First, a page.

Today Neal and Trae went to Ouagadougou (Wa-ga-dew-goo) For those of you who don’t know, ‘Ouaga’ is the capital of Burkina Faso. It is also where Sofanwet is being held this weekend. Every October there is a softball tournament here in Niamey. The teams are made up of foreigners here in Niger, as well as people from Ouaga. This past October both Trae and Neal were on teams. Trae’s ‘Social’ team won the championship, and Neal’s ‘competitive’ team won their championship. A similar tournament is held in Ouaga each February. That’s where they are now. Or they are enroute. The trip is only about 7 hours, but there are also borders to cross. They are both on different competitive teams, and it’s possible they could end up playing each other in the finals.
All that to say that I had to drive to school today in our beloved Beamer. Actually, I have to drive it all weekend if I plan to go anywhere. I’m considering re-arranging my schedule so that won’t be necessary! Driving it is a real lesson in gratefulness. First, I feel like I’m in a roller skate. It’s so close to the ground that motorcycles (dirt bikes) that pass tower over me. It’s rather intimidating, when I’m the one used to doing the ‘towering’. I don’t tower intentionally, it’s just the nature of the Toyota I usually drive. Second, I’m afraid to touch or adjust anything in the car. But it’s not possible for me to drive after Neal has been in the car without at least moving the seat forward and adjusting the rear view mirror. Which I did this morning… and while adjusting, said mirror came off in my hand.
But, I am thankful it has airconditioning. No matter that it only works on one speed. That was a major criteria for us to purchase this vehicle. AC. So what that we’ve already had to have 4 holes in it fixed, and have it recharged. It works. I’m thankful that it’s not overheating right now. And I’m thankful that when we were getting the overheating problem fixed, another issue (I don’t really know what it was), was exposed and repaired. I am thankful that I am in a vehicle and not on one of the many donkey carts I pass, or riding a camel in one of the camel trains I have to wait for to cross the road. (Although both of those tower over me!) And I’m thankful that it brought to my class this morning.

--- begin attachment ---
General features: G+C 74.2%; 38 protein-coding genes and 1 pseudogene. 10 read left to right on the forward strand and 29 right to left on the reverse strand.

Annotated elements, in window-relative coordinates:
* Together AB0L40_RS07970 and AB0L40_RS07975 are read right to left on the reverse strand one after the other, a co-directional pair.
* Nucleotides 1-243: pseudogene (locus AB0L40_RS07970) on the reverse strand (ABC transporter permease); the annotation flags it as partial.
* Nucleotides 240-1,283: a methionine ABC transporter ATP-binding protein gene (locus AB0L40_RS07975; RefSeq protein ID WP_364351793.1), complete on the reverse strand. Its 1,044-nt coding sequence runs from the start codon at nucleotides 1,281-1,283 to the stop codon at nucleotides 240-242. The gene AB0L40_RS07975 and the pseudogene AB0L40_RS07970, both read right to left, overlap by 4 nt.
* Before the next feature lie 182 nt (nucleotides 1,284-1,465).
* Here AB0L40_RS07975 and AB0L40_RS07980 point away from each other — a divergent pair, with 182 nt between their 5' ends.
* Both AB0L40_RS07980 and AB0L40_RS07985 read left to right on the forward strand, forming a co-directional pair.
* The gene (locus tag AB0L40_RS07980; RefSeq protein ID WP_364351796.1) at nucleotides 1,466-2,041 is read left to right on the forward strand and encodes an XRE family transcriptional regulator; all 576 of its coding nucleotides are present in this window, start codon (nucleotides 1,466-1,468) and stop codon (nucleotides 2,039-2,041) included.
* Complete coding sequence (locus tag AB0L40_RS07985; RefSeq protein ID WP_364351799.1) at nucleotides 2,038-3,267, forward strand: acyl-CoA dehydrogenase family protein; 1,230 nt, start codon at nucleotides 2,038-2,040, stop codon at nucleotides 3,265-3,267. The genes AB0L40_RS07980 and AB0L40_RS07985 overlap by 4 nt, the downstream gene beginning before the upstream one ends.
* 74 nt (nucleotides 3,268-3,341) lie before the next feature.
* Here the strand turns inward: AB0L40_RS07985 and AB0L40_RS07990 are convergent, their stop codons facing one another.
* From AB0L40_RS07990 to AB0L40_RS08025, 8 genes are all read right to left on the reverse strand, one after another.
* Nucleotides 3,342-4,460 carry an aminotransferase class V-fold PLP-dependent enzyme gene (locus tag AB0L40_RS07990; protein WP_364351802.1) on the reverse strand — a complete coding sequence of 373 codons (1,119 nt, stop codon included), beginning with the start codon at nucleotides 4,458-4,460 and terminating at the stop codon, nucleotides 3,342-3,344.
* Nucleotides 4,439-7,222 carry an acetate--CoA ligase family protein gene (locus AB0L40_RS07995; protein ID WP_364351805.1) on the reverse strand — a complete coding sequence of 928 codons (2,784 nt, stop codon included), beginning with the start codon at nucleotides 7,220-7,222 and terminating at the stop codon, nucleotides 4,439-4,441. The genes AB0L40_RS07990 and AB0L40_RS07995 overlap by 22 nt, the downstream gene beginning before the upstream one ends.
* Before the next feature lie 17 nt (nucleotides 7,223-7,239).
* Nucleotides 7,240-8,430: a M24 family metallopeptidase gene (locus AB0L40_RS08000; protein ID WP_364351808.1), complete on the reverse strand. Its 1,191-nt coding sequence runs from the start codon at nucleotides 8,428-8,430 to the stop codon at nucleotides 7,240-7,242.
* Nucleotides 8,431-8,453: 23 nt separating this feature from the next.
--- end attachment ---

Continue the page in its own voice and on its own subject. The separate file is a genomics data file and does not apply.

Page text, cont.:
It was a good class. I’m teaching Children’s ministry to both our leadership and discipleship students. Many of our discipleship students are like newborn babies themselves (in their walk with God). But what better time to instill in them the importance, no, requirement we have to minister to children. I’m basing most of my aspects of teaching on the Prodigal Son. Stories, object lessons, drama’s, memory etc. About 1/2 of them hadn’t heard the story yet.
Last Friday the assignment I gave them over the weekend was to witness to 3 children. This week we have been spending a bit of time each day sharing those testimonies. They are often humorous, and they show the ignorance (in the purest sense of the word) of the new Christians. One of them said they asked a child if they had heard of Jesus. The child’s response was that he was someone who did magic. So the student discreetly threw a small coin into the sand and then told the child that if he looked over ‘there’ he would find money. Yesterday we talked about lots of fun ways to learn memory verses. When reviewing today, one of the students said we could promise the child money if he learned his verse. I gently corrected them both, letting them know that they will be having a whole course on evangelism this year. I appreciate their zealousness.
After I closed class today, Sido (whom I wrote about earlier) raised his hand. He wanted to know if it was possible to pray for someone who was far away. The ignorance (innocence?) is so touching. Of course I was able to give examples of how Jesus himself did that, but it also reminded me of an email I received yesterday. One of our supporters wrote and wanted me to let the students know they were praying for them. What a great opportunity for Sido to be encouraged, really, for the whole class to be encouraged. For that, I am truly grateful!